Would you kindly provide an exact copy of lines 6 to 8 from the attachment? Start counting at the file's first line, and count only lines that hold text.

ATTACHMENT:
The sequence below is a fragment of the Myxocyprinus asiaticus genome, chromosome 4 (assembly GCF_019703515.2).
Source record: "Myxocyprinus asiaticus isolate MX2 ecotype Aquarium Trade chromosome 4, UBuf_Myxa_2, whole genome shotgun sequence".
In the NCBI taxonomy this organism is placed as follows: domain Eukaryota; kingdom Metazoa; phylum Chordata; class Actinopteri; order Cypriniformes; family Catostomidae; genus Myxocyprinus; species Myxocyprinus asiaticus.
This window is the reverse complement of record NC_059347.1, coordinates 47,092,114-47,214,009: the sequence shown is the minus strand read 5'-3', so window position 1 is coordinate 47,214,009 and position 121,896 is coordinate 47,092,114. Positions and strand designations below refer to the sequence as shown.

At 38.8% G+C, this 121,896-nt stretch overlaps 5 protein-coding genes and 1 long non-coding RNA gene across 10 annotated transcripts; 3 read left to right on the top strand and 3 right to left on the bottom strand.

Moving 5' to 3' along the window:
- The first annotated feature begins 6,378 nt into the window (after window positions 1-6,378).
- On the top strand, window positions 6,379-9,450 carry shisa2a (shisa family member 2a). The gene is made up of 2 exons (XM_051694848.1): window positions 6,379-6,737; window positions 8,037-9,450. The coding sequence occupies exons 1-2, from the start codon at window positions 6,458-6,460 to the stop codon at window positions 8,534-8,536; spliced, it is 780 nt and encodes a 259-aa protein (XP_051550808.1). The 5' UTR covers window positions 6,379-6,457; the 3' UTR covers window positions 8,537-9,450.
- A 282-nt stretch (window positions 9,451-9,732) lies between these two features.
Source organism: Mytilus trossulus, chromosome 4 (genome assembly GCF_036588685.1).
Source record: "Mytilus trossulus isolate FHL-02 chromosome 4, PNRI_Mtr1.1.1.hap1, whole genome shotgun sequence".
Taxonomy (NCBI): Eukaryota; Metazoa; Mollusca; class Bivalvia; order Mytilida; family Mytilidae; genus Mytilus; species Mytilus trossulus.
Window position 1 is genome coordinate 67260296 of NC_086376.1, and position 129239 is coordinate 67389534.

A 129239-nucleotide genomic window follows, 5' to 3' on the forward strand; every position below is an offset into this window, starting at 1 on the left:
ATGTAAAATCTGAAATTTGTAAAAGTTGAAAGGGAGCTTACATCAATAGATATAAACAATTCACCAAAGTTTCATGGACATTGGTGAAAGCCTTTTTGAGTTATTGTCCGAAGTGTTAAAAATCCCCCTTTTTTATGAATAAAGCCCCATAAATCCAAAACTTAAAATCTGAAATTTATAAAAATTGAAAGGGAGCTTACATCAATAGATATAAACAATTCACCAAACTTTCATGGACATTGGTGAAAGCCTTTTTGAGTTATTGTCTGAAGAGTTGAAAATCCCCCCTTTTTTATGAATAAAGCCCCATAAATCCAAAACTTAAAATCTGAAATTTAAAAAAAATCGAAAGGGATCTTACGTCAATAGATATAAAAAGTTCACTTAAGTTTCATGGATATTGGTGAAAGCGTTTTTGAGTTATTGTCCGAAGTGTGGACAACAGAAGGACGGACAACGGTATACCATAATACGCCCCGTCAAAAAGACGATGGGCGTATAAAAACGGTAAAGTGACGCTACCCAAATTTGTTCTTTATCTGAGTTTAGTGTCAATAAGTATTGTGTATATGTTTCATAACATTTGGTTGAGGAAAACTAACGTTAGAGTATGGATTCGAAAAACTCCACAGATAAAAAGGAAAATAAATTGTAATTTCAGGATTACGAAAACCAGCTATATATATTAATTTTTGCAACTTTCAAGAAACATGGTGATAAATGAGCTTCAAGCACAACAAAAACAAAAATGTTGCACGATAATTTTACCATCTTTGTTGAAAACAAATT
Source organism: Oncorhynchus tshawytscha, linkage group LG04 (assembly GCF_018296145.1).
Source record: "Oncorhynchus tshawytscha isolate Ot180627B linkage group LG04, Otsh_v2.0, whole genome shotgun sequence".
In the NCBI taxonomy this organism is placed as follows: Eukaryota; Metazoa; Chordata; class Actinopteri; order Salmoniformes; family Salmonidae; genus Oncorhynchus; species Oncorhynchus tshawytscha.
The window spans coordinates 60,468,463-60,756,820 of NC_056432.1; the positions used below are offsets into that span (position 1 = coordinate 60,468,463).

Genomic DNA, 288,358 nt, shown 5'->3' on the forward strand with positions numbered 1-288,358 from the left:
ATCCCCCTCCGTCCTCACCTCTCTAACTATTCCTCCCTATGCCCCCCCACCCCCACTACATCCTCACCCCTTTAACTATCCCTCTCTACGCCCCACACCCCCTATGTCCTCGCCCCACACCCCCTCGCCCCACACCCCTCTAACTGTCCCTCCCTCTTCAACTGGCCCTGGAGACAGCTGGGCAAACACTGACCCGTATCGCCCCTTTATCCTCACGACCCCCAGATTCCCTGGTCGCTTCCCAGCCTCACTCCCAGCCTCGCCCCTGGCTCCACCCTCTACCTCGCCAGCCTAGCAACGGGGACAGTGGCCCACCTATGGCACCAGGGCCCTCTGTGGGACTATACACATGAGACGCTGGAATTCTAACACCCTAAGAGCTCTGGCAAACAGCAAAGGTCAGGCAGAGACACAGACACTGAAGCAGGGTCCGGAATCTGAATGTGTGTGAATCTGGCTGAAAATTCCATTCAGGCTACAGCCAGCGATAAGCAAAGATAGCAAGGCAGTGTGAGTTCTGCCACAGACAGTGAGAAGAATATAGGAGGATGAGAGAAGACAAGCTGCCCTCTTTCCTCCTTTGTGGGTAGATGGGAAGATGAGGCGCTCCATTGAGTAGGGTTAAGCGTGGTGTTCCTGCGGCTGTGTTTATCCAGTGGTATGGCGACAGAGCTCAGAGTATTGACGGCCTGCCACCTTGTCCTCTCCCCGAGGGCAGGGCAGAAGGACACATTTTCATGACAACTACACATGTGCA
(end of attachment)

Moving 5' to 3' along the window:
- The first annotated feature begins 6,378 nt into the window (after window positions 1-6,378).
- On the top strand, window positions 6,379-9,450 carry shisa2a (shisa family member 2a). The gene is made up of 2 exons (XM_051694848.1): window positions 6,379-6,737; window positions 8,037-9,450. The coding sequence occupies exons 1-2, from the start codon at window positions 6,458-6,460 to the stop codon at window positions 8,534-8,536; spliced, it is 780 nt and encodes a 259-aa protein (XP_051550808.1). The 5' UTR covers window positions 6,379-6,457; the 3' UTR covers window positions 8,537-9,450.